Testimony at the US-China Economic and Security Review Commission (USCC)


Jan-Peter Kleinhans was invited by the US-China Economic and Security Review Commission to testify in the hearing on "U.S.-China Competition in Global Supply Chains".

His testimony answered the following questions:

  • Provide a brief overview of the key components of the semiconductor supply chain and their geographic distribution.
  • From the United States’ and China’s perspective, what are the relative strengths and the key chokepoints each faces in the semiconductor supply chain? 
  • What are the key features of the semiconductor supply chain that might make government intervention difficult?
  • How have East Asian nation-states been so effective in concentrating supply chains in that region?
  • What is “resilience” with respect to the semiconductor supply chain? How much re-shoring, near-shoring, and ally-shoring is feasible in your view? How much is about leveraging strategic interdependence, or the complex interdependencies across the global value chain, to manage vulnerabilities?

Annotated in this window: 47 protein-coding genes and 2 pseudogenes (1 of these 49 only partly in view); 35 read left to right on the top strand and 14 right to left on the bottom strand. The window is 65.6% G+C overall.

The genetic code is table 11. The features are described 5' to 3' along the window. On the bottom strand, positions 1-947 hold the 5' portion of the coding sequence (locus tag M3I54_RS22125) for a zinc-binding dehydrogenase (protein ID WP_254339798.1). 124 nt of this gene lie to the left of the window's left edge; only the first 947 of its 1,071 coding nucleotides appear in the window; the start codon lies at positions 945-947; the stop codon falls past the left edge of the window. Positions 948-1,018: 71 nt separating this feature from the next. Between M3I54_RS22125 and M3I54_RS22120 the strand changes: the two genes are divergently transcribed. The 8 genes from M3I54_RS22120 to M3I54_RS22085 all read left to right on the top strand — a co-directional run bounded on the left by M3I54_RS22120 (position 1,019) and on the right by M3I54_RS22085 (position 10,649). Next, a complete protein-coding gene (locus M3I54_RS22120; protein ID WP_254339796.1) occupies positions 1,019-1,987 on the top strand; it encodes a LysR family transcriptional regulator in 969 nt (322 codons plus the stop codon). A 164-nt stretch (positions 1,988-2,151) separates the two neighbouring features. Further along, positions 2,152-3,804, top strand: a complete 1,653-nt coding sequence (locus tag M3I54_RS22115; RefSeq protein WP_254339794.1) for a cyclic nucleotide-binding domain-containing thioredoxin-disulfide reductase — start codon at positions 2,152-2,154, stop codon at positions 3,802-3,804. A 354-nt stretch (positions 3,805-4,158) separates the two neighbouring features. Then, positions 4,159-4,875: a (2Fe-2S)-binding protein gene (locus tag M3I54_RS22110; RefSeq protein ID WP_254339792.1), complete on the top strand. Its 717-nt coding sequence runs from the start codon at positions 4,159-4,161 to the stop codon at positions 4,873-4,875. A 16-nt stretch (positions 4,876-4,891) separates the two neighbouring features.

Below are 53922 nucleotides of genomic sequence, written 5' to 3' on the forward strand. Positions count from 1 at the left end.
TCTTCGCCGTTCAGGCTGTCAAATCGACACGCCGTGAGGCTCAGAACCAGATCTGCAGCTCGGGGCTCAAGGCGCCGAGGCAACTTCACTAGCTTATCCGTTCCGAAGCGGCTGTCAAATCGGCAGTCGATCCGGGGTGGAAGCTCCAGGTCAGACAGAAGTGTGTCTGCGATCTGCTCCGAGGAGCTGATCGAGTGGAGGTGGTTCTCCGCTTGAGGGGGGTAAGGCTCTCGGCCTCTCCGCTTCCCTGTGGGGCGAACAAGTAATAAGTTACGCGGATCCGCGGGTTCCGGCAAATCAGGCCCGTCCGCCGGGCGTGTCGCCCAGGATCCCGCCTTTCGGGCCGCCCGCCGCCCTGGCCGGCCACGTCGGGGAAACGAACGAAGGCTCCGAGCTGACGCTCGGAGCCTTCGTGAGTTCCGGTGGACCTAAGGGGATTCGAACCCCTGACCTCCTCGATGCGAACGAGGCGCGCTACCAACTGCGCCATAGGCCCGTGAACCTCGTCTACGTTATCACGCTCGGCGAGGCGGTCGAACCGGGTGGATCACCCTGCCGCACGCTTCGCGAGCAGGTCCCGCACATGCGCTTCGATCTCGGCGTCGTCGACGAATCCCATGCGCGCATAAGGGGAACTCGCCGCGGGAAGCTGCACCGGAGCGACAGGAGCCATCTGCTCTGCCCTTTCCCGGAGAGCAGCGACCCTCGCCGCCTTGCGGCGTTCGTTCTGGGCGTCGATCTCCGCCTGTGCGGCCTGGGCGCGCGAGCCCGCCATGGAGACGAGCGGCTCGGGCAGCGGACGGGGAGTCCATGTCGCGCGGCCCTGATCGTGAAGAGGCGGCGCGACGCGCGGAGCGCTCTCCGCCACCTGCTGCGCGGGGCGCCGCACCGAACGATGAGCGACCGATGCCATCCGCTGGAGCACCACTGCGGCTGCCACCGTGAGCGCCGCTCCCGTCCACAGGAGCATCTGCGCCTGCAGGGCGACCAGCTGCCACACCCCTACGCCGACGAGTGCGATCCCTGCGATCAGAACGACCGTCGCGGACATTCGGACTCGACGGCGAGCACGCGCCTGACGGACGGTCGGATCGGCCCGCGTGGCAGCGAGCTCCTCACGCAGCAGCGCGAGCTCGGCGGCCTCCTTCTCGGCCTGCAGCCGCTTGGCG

• Assess how difficult it would be for the United States and China to achieve “resilience” given that both will be attempting to create asymmetrical dependencies and vulnerabilities?
  • What specific tools should the U.S. government leverage to build resilience into semiconductor supply chains? 
  • The Commission is mandated to make recommendations to Congress. What other policy recommendations would you make based on the topic of your testimony?

The U.S.-China Economic and Security Review Commission was created by the United States Congress in October 2000 with the legislative mandate to monitor, investigate, and submit to Congress an annual report on the national security implications of the bilateral trade and economic relationship between the United States and the People’s Republic of China, and to provide recommendations, where appropriate, to Congress for legislative and administrative action.